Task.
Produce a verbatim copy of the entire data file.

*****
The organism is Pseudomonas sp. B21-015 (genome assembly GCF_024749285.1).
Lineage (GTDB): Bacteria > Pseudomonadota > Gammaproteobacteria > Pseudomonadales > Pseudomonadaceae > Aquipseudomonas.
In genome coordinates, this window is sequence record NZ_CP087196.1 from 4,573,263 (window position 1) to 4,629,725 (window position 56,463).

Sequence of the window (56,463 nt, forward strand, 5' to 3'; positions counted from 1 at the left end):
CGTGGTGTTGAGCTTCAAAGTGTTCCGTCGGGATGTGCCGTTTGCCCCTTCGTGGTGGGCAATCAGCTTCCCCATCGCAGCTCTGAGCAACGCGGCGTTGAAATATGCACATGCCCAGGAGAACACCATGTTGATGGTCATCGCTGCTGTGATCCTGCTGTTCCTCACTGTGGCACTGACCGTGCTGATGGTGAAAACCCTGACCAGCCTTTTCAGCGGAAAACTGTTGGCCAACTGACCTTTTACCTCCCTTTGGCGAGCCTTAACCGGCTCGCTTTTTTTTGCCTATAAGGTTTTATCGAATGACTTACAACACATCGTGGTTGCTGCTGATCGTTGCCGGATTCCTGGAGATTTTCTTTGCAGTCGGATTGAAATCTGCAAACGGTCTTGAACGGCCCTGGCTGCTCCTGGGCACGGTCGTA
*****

The organism is Pseudomonas sp. B21-015 (genome assembly GCF_024749285.1).
Lineage (GTDB): Bacteria > Pseudomonadota > Gammaproteobacteria > Pseudomonadales > Pseudomonadaceae > Aquipseudomonas.
In genome coordinates, this window is sequence record NZ_CP087196.1 from 4,573,263 (window position 1) to 4,629,725 (window position 56,463).

Sequence of the window (56,463 nt, forward strand, 5' to 3'; positions counted from 1 at the left end):
CGTGGTGTTGAGCTTCAAAGTGTTCCGTCGGGATGTGCCGTTTGCCCCTTCGTGGTGGGCAATCAGCTTCCCCATCGCAGCTCTGAGCAACGCGGCGTTGAAATATGCACATGCCCAGGAGAACACCATGTTGATGGTCATCGCTGCTGTGATCCTGCTGTTCCTCACTGTGGCACTGACCGTGCTGATGGTGAAAACCCTGACCAGCCTTTTCAGCGGAAAACTGTTGGCCAACTGACCTTTTACCTCCCTTTGGCGAGCCTTAACCGGCTCGCTTTTTTTTGCCTATAAGGTTTTATCGAATGACTTACAACACATCGTGGTTGCTGCTGATCGTTGCCGGATTCCTGGAGATTTTCTTTGCAGTCGGATTGAAATCTGCAAACGGTCTTGAACGGCCCTGGCTGCTCCTGGGCACGGTCGTA